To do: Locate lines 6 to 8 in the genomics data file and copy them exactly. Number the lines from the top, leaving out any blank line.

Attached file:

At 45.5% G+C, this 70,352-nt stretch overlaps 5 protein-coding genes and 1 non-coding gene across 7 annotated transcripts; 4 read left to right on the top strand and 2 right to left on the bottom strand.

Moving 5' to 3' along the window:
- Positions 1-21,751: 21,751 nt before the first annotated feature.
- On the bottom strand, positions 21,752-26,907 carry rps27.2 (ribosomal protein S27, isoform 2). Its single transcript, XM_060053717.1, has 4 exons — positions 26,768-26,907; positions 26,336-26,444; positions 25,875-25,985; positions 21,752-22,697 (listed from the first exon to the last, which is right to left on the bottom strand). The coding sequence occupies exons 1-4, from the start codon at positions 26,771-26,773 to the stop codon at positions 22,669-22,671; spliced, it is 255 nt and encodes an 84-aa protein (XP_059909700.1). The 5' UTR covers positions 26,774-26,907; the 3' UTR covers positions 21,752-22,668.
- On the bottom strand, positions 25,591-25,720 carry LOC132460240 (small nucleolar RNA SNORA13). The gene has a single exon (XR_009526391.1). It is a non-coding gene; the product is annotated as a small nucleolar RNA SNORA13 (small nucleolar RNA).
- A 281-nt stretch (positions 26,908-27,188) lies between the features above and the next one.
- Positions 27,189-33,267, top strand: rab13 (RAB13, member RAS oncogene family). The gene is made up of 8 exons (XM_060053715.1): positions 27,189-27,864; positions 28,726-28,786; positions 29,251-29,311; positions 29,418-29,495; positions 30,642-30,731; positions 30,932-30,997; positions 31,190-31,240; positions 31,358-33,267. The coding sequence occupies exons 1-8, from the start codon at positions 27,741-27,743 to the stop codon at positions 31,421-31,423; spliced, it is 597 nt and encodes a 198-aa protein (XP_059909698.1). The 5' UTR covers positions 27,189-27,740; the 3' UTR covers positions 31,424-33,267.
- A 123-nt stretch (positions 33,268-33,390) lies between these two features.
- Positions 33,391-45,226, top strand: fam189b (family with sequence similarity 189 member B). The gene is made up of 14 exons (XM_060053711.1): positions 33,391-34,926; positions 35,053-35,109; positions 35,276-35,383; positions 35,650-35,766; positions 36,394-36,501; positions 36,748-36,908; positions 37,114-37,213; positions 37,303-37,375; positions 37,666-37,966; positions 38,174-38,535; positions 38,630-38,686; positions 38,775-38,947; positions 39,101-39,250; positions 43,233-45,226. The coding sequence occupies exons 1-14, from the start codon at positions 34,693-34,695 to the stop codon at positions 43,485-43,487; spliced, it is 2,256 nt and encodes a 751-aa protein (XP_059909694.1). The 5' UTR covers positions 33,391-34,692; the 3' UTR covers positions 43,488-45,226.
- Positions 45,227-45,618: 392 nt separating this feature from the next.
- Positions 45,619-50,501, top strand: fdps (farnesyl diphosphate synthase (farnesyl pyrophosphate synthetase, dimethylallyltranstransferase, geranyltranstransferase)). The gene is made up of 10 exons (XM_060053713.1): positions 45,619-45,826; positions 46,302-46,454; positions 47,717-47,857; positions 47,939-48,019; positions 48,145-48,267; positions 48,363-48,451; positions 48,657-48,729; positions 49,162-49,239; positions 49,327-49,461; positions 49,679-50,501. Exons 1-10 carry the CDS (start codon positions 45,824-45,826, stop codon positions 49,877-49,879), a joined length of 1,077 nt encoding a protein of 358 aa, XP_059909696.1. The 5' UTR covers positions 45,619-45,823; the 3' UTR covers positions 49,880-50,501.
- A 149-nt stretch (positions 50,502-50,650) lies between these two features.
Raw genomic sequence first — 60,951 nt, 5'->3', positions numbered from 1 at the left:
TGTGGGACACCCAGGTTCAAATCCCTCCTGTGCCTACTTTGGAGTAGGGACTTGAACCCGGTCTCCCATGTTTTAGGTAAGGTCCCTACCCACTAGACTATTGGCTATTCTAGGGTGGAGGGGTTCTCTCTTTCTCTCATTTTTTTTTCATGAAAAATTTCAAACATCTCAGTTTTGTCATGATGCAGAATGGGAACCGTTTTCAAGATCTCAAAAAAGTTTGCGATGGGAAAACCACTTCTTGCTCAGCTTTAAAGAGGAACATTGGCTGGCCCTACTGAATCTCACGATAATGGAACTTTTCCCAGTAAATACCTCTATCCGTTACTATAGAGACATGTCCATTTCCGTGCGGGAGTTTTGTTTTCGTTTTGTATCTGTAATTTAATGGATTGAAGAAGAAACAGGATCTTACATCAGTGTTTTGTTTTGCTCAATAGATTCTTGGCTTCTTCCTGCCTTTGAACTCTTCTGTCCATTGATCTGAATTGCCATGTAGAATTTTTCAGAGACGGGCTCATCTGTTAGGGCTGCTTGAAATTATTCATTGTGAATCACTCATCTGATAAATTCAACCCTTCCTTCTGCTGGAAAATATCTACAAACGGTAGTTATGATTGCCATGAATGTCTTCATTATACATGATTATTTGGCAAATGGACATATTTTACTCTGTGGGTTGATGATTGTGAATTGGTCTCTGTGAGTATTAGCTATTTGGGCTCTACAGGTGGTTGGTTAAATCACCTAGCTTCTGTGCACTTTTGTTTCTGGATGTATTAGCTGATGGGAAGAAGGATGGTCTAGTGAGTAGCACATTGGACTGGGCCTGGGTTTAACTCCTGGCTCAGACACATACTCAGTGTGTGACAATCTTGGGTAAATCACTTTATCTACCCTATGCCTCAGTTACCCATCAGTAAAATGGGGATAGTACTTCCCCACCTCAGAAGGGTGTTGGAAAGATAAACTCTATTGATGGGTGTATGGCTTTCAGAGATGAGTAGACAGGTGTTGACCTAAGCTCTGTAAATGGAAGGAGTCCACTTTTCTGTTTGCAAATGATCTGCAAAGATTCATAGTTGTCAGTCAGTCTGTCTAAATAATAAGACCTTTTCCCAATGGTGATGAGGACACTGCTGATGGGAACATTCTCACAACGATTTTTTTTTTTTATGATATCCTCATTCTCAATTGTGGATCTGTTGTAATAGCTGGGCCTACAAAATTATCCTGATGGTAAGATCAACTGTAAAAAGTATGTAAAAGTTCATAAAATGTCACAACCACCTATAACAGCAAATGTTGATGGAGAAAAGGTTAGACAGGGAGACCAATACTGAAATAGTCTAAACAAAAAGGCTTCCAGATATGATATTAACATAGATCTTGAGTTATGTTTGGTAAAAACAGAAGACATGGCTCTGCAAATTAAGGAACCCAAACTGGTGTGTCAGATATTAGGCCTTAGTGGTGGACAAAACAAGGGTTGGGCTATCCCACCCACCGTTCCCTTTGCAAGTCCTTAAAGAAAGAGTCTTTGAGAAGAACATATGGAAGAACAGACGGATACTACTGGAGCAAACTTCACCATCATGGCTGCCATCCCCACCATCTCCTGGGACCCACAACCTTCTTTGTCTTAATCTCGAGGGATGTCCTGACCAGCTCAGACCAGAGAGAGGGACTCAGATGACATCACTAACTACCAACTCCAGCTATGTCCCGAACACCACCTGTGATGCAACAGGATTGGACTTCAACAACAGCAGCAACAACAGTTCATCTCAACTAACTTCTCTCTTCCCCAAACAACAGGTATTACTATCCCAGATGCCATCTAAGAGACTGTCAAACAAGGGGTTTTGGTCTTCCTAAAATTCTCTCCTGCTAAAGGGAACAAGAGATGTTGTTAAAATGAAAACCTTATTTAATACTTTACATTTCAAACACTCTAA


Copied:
- A 281-nt stretch (positions 26,908-27,188) lies between the features above and the next one.
- Positions 27,189-33,267, top strand: rab13 (RAB13, member RAS oncogene family). The gene is made up of 8 exons (XM_060053715.1): positions 27,189-27,864; positions 28,726-28,786; positions 29,251-29,311; positions 29,418-29,495; positions 30,642-30,731; positions 30,932-30,997; positions 31,190-31,240; positions 31,358-33,267. The coding sequence occupies exons 1-8, from the start codon at positions 27,741-27,743 to the stop codon at positions 31,421-31,423; spliced, it is 597 nt and encodes a 198-aa protein (XP_059909698.1). The 5' UTR covers positions 27,189-27,740; the 3' UTR covers positions 31,424-33,267.
- A 123-nt stretch (positions 33,268-33,390) lies between these two features.